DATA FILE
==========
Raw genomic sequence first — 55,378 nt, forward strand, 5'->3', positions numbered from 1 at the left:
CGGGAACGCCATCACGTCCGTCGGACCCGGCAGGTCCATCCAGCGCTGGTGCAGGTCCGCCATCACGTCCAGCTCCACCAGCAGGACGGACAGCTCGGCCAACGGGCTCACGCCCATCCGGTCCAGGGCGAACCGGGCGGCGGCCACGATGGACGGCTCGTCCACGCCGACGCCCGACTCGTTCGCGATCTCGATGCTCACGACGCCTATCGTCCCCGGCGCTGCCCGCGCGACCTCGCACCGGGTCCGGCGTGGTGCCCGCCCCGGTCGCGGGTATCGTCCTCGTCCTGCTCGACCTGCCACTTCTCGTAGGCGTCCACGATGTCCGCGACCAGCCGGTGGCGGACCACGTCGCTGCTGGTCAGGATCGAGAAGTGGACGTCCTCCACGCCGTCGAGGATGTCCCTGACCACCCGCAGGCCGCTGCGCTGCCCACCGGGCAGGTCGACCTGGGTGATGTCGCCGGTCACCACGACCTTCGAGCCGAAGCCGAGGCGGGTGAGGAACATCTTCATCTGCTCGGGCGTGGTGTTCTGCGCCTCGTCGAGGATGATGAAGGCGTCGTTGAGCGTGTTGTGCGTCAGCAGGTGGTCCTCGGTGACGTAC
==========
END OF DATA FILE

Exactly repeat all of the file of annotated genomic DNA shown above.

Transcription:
Raw genomic sequence first — 55,378 nt, forward strand, 5'->3', positions numbered from 1 at the left:
CGGGAACGCCATCACGTCCGTCGGACCCGGCAGGTCCATCCAGCGCTGGTGCAGGTCCGCCATCACGTCCAGCTCCACCAGCAGGACGGACAGCTCGGCCAACGGGCTCACGCCCATCCGGTCCAGGGCGAACCGGGCGGCGGCCACGATGGACGGCTCGTCCACGCCGACGCCCGACTCGTTCGCGATCTCGATGCTCACGACGCCTATCGTCCCCGGCGCTGCCCGCGCGACCTCGCACCGGGTCCGGCGTGGTGCCCGCCCCGGTCGCGGGTATCGTCCTCGTCCTGCTCGACCTGCCACTTCTCGTAGGCGTCCACGATGTCCGCGACCAGCCGGTGGCGGACCACGTCGCTGCTGGTCAGGATCGAGAAGTGGACGTCCTCCACGCCGTCGAGGATGTCCCTGACCACCCGCAGGCCGCTGCGCTGCCCACCGGGCAGGTCGACCTGGGTGATGTCGCCGGTCACCACGACCTTCGAGCCGAAGCCGAGGCGGGTGAGGAACATCTTCATCTGCTCGGGCGTGGTGTTCTGCGCCTCGTCGAGGATGATGAAGGCGTCGTTGAGCGTGTTGTGCGTCAGCAGGTGGTCCTCGGTGACGTAC